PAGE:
I am thrilled to have been proven wrong. As I predicted, the Democrats did try to turn Pence into politically radioactive material. Within a day of Trump’s announcement, the Democrat-designated mudslingers and their media helpmates began their familiar attacks, which were very effective in the past. But this time they gained no traction. Unlike in the case of John McCain, who threw Palin to the wolves and stepped away, Trump helped to blunt the attacks against Pence by drawing attention to himself, allowing his running mate to fly under the radar. After the GOP convention, Pence barely received any coverage, and was free to focus on his key task of bringing home recalcitrant Republicans. Whether inviting Russia to produce Hillary’s infamous emails or getting into an extended spat with Khizr Khan, Trump never ran out of new shiny objects to keep all eyes on him, leaving the Democrats talking to themselves about Pence. Continue reading

Let the Age of Pragmatism Begin

by Cinzia Croce

The first round of Senate confirmation hearings for Donald Trump’s nominees is now in the history books, and it is clear that the incoming president intends to make good on his promise to change Washington. Rex Tillerson and Generals James Mattis and Robert Kelly walked away having established themselves as strong, accomplished, serious men with records of success in their individual endeavors.  Even Dr. Ben Carson — who seemed an admittedly odd choice to head HUD — reassured, pledging to bringing a fresh look to programs whose structure has not been examined in decades, despite, in many cases, having failed to meet the expectations of activists.

There was one consistent theme throughout the testimonies: pragmatism over ideology. After decades of ideological warfare paralyzing Washington, the Trump Administration promises to reassess where we are as a country and chart a new, sustainable course both at home and abroad instead of pursuing ideological purity or utopia.

During the campaign, Trump’s opponents warned that his ego was very fragile, making him susceptible to flattery. If elected, we were warned, he would surround himself with lackeys — “yes men” who would indulge his impulsive, reckless, childish behavior, putting the country — no — the entire world at risk. The hearings effectively debunked the caricature. No one can call General Mattis a lackey or fear that he would not stand up to Trump. The same is true of General Kelly, and Tillerson.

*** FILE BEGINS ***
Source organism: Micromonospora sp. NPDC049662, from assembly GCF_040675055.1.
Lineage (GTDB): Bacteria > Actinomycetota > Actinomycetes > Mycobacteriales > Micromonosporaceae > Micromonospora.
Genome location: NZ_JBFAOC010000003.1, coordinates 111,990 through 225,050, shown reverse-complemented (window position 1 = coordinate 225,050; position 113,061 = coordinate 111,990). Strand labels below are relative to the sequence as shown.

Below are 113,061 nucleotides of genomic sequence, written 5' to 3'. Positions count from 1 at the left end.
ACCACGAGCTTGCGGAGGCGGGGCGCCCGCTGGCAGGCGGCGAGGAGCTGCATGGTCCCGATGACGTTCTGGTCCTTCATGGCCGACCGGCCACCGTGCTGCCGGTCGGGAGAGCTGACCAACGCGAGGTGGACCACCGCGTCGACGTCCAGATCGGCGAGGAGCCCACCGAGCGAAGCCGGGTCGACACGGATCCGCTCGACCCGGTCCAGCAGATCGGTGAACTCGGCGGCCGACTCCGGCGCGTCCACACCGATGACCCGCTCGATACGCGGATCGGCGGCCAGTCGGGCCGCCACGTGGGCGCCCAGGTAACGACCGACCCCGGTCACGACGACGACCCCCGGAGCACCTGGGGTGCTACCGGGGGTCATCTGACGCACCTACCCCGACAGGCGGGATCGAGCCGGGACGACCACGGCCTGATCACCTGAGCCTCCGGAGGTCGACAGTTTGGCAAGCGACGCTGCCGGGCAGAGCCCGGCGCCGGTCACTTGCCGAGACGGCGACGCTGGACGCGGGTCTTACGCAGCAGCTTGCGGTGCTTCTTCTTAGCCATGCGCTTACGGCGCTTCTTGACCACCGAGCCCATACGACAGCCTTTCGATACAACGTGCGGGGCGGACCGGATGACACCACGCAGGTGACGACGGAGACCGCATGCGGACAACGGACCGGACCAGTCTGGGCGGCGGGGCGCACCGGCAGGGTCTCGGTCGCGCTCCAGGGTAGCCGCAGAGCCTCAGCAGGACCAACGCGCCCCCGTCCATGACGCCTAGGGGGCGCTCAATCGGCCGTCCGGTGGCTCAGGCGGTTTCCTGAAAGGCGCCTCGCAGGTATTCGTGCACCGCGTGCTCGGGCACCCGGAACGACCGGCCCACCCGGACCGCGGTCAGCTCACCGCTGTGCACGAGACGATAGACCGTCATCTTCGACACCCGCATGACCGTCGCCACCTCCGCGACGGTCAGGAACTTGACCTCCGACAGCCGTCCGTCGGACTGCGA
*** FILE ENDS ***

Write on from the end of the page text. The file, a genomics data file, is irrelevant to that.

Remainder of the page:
Yet instead of being reassured that Trump is not filling the Cabinet with flunkies, his opponents have switched tactics: they point to areas where the nominees diverge from the president-elect and wring their hands about the divisions and tension or whether it will lead to chaos. There will be no honeymoon, it seems: every decision Trump makes will be cast in a negative light. If his nominees had gone before the Senate and agreed with Trump’s views to the letter — especially with respect to Russia — his opponents would have issued dire warnings that the Kremlin is about to take over our government. Continue reading

Memo to Trump Opponents for the Next Four Years

by Alex Knepper

As the dawn of the Trump era tiptoes ever-closer, many Democrats and skeptical Republicans have still not figured out what makes the president-elect ‘tick.’ It is fair to say that we have never known so little about the motives and core beliefs of an incoming president. Nonetheless, we know enough about him to cut through the noise and sketch an outline of what the opposition must note as it prepares for battle. If Trump’s opponents want to effectively combat him, we will need to re-learn a lot of what we thought we already knew: